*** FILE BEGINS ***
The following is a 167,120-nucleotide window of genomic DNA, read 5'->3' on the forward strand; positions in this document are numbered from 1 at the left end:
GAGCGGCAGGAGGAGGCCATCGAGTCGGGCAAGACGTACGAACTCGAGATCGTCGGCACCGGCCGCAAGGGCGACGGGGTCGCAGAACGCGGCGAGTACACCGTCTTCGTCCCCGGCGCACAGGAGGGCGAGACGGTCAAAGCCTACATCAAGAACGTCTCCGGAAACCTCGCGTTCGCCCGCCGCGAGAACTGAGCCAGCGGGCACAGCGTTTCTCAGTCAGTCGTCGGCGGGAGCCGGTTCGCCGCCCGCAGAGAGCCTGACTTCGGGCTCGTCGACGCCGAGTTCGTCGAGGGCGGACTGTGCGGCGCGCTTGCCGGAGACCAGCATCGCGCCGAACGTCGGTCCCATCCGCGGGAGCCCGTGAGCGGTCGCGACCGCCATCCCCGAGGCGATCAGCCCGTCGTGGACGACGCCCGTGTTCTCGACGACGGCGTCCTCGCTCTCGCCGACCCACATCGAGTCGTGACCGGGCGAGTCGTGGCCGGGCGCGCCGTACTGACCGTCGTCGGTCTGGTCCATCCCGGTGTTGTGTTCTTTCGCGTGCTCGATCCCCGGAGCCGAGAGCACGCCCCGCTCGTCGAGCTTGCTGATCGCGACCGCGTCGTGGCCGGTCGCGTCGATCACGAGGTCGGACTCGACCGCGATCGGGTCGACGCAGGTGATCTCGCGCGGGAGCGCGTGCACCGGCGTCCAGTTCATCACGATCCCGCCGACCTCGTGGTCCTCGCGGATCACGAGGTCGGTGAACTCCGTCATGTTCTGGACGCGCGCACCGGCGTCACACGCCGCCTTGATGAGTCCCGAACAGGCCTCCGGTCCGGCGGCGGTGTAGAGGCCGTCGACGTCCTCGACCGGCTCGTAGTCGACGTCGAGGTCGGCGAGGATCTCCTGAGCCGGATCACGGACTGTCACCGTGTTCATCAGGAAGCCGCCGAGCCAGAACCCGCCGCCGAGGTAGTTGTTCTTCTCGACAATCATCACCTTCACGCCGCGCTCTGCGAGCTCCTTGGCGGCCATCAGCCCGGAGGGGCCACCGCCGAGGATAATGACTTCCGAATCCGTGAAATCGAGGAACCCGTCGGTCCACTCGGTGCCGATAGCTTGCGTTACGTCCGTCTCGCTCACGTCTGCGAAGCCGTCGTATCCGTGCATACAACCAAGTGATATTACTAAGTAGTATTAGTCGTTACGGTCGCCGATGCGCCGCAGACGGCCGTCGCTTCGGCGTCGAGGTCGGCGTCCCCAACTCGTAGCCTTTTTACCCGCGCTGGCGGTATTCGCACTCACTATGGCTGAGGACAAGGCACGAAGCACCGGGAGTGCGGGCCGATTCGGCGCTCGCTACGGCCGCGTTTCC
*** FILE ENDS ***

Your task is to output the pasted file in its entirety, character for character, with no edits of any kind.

The following is a 167,120-nucleotide window of genomic DNA, read 5'->3' on the forward strand; positions in this document are numbered from 1 at the left end:
GAGCGGCAGGAGGAGGCCATCGAGTCGGGCAAGACGTACGAACTCGAGATCGTCGGCACCGGCCGCAAGGGCGACGGGGTCGCAGAACGCGGCGAGTACACCGTCTTCGTCCCCGGCGCACAGGAGGGCGAGACGGTCAAAGCCTACATCAAGAACGTCTCCGGAAACCTCGCGTTCGCCCGCCGCGAGAACTGAGCCAGCGGGCACAGCGTTTCTCAGTCAGTCGTCGGCGGGAGCCGGTTCGCCGCCCGCAGAGAGCCTGACTTCGGGCTCGTCGACGCCGAGTTCGTCGAGGGCGGACTGTGCGGCGCGCTTGCCGGAGACCAGCATCGCGCCGAACGTCGGTCCCATCCGCGGGAGCCCGTGAGCGGTCGCGACCGCCATCCCCGAGGCGATCAGCCCGTCGTGGACGACGCCCGTGTTCTCGACGACGGCGTCCTCGCTCTCGCCGACCCACATCGAGTCGTGACCGGGCGAGTCGTGGCCGGGCGCGCCGTACTGACCGTCGTCGGTCTGGTCCATCCCGGTGTTGTGTTCTTTCGCGTGCTCGATCCCCGGAGCCGAGAGCACGCCCCGCTCGTCGAGCTTGCTGATCGCGACCGCGTCGTGGCCGGTCGCGTCGATCACGAGGTCGGACTCGACCGCGATCGGGTCGACGCAGGTGATCTCGCGCGGGAGCGCGTGCACCGGCGTCCAGTTCATCACGATCCCGCCGACCTCGTGGTCCTCGCGGATCACGAGGTCGGTGAACTCCGTCATGTTCTGGACGCGCGCACCGGCGTCACACGCCGCCTTGATGAGTCCCGAACAGGCCTCCGGTCCGGCGGCGGTGTAGAGGCCGTCGACGTCCTCGACCGGCTCGTAGTCGACGTCGAGGTCGGCGAGGATCTCCTGAGCCGGATCACGGACTGTCACCGTGTTCATCAGGAAGCCGCCGAGCCAGAACCCGCCGCCGAGGTAGTTGTTCTTCTCGACAATCATCACCTTCACGCCGCGCTCTGCGAGCTCCTTGGCGGCCATCAGCCCGGAGGGGCCACCGCCGAGGATAATGACTTCCGAATCCGTGAAATCGAGGAACCCGTCGGTCCACTCGGTGCCGATAGCTTGCGTTACGTCCGTCTCGCTCACGTCTGCGAAGCCGTCGTATCCGTGCATACAACCAAGTGATATTACTAAGTAGTATTAGTCGTTACGGTCGCCGATGCGCCGCAGACGGCCGTCGCTTCGGCGTCGAGGTCGGCGTCCCCAACTCGTAGCCTTTTTACCCGCGCTGGCGGTATTCGCACTCACTATGGCTGAGGACAAGGCACGAAGCACCGGGAGTGCGGGCCGATTCGGCGCTCGCTACGGCCGCGTTTCC